Najib to serve out jail term


PUTRAJAYA: Datuk Seri Najib Razak will stay in jail and only a Royal pardon can now see him leaving prison any time soon.

The former prime minister failed to have his conviction and sentence in the RM42mil SRC International Sdn Bhd case reversed following the Federal Court’s dismissal of his application for leave for a review.

He has exhausted all his legal avenues and is now left with no choice but to seek a pardon.

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In a 4-1 majority decision, read by Justice Vernon Ong Lam Kiat, the panel found no bias or breach of natural justice had occurred in the hearing of Najib’s final appeal before a different panel in August last year.

Chief Judge of Sabah and Sarawak Justice Abdul Rahman Sebli, who chaired the five-judge panel, was the lone dissenting voice.

The panel was of the view that Najib’s application “did no more than challenge the merits of the Federal Court’s decisions”.

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Last August, a panel of five judges chaired by Chief Justice Tengku Maimun Tuan Mat presided over Najib’s final appeal.

They affirmed and upheld the conviction and sentence of 12 years’ jail and RM210mil fine meted out by the High Court.

To no avail: Najib leaving court in a convoy heading back to Kajang Prison. — AZLINA ABDULLAH/The StarTo no avail: Najib leaving court in a convoy heading back to Kajang Prison. — AZLINA ABDULLAH/The Star

Najib then filed for leave to review his conviction and sentence, claiming there was a miscarriage of justice.

Justice Ong said Najib’s response to the dismissal of his applications and appeals before the previous panel had been “wholly disproportionate”.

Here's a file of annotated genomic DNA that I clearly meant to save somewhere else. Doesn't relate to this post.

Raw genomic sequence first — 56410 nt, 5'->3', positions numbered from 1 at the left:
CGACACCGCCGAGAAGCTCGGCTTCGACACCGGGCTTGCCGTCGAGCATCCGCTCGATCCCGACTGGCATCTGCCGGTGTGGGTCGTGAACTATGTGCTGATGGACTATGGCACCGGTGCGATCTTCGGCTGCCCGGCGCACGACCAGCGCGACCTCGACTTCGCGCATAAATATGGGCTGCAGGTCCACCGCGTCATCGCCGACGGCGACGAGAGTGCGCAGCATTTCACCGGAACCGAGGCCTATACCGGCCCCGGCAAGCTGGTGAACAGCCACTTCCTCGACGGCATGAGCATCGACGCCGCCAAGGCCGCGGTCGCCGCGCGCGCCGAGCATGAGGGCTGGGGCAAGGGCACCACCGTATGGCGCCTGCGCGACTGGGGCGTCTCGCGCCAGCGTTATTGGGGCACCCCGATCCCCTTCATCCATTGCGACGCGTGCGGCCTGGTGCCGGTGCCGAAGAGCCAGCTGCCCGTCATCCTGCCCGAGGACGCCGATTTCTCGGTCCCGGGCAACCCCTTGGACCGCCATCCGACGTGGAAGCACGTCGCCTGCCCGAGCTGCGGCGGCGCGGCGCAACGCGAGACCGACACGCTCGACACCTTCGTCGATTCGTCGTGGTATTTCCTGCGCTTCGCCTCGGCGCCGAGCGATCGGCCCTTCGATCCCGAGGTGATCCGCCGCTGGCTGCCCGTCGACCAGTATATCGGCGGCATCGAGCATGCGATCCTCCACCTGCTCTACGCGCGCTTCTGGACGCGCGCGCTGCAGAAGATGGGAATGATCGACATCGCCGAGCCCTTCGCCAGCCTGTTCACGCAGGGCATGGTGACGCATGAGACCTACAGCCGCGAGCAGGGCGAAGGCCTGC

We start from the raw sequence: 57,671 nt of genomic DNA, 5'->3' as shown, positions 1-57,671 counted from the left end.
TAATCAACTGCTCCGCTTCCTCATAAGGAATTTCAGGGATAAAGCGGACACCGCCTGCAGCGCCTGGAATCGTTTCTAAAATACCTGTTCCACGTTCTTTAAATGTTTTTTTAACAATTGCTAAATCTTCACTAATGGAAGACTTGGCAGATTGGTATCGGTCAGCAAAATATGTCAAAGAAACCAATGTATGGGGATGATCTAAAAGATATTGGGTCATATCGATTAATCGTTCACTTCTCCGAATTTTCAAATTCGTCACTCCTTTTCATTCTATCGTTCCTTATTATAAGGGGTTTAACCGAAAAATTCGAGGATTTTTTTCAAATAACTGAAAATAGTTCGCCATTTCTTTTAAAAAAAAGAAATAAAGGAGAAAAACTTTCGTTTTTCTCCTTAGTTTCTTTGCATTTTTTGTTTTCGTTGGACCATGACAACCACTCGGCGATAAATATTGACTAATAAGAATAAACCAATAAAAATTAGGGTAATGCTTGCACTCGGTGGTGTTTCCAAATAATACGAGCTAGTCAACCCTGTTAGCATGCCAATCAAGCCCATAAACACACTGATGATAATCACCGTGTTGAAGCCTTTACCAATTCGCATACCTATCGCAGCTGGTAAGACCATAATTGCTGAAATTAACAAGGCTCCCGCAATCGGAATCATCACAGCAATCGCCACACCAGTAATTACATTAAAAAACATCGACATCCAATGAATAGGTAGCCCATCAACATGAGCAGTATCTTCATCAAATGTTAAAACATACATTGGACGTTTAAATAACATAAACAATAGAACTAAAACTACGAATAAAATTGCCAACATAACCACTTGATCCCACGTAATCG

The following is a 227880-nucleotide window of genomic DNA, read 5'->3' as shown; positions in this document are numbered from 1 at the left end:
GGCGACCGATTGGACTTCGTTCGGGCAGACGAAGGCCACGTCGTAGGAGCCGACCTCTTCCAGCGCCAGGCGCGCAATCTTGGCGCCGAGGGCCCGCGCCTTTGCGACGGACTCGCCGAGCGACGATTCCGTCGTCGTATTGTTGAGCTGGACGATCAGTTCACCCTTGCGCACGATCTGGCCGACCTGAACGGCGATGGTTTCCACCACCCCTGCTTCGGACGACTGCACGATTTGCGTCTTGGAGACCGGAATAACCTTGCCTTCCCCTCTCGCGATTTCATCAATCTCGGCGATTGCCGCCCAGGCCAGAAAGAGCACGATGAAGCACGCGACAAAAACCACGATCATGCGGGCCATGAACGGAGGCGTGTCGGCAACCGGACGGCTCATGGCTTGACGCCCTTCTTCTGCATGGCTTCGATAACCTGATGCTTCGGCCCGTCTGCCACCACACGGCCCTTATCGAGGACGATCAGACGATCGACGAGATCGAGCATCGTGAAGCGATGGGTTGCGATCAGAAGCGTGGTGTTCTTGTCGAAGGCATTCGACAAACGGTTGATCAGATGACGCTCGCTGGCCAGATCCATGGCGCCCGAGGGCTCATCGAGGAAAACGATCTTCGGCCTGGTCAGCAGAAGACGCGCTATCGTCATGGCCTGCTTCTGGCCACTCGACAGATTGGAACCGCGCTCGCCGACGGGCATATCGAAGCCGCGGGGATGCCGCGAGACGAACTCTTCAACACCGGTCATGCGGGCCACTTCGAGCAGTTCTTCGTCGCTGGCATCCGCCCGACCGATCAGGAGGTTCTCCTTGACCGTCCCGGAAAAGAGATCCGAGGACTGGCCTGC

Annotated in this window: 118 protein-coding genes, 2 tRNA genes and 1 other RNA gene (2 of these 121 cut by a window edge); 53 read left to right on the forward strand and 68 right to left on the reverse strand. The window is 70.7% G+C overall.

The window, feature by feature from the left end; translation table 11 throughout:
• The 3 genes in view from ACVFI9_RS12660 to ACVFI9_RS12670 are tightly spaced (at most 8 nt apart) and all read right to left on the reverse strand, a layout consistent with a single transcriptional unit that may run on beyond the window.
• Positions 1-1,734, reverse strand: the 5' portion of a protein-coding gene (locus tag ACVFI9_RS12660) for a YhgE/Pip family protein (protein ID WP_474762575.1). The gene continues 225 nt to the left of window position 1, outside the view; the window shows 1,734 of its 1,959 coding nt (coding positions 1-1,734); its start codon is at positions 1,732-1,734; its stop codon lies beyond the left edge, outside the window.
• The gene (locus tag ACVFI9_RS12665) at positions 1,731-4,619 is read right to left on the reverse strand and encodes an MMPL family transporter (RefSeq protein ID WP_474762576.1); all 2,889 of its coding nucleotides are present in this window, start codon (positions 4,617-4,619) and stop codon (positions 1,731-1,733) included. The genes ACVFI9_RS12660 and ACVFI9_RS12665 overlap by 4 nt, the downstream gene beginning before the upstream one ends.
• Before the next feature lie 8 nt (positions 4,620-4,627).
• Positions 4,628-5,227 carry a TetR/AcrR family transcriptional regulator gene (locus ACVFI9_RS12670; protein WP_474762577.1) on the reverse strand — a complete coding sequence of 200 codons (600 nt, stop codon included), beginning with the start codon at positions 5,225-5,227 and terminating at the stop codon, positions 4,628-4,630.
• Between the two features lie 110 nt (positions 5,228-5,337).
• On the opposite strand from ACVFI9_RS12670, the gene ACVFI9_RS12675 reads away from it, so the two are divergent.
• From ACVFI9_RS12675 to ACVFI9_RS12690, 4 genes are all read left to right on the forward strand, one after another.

He said Najib, who is serving time in the Kajang Prison, had in his supporting affidavit said he was deprived of his fundamental liberties under the Federal Constitution to a fair appeal.

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“In our considered view, the applicant is not in a position to be objective as he cannot accept that this court will decide the applications and the appeals against him unless there was bias, breach of natural justice or abuse of process.

“The fact that his feelings may be genuine cannot be allowed to dictate our conclusion.

“In the final analysis, in regard to all the circumstances in this matter, with respect, we are constrained to say that the applicant (Najib) was the author of his own misfortune,” Justice Ong said yesterday.

He said the present panel saw no objection in law to the course to which the earlier panel of judges took.

“Even if you are inclined to take a different view, we do not say we do or do not agree with the decisions – that is not the ground to review the impugned decisions,” he said.

On Rule 137 of the Rules of the Federal Court 1995, which Najib invoked in his application for leave to review his case, the panel said the provision gave the apex court inherent jurisdiction to review its own decision but only for cases that fall within limited grounds and exceptional circumstances.

“Absence of such limited grounds and very exceptional circumstances, an invocation of this rule by a dissatisfied party may be an abuse of the process of the court.

“We stress that Rule 137 should never be used to abuse the process of the court,” Justice Ong said.

Other judges on the Bench are Federal Court judges Justices Rhodzariah Bujang, Nordin Hassan and Court of Appeal judge Justice Abu Bakar Jais.

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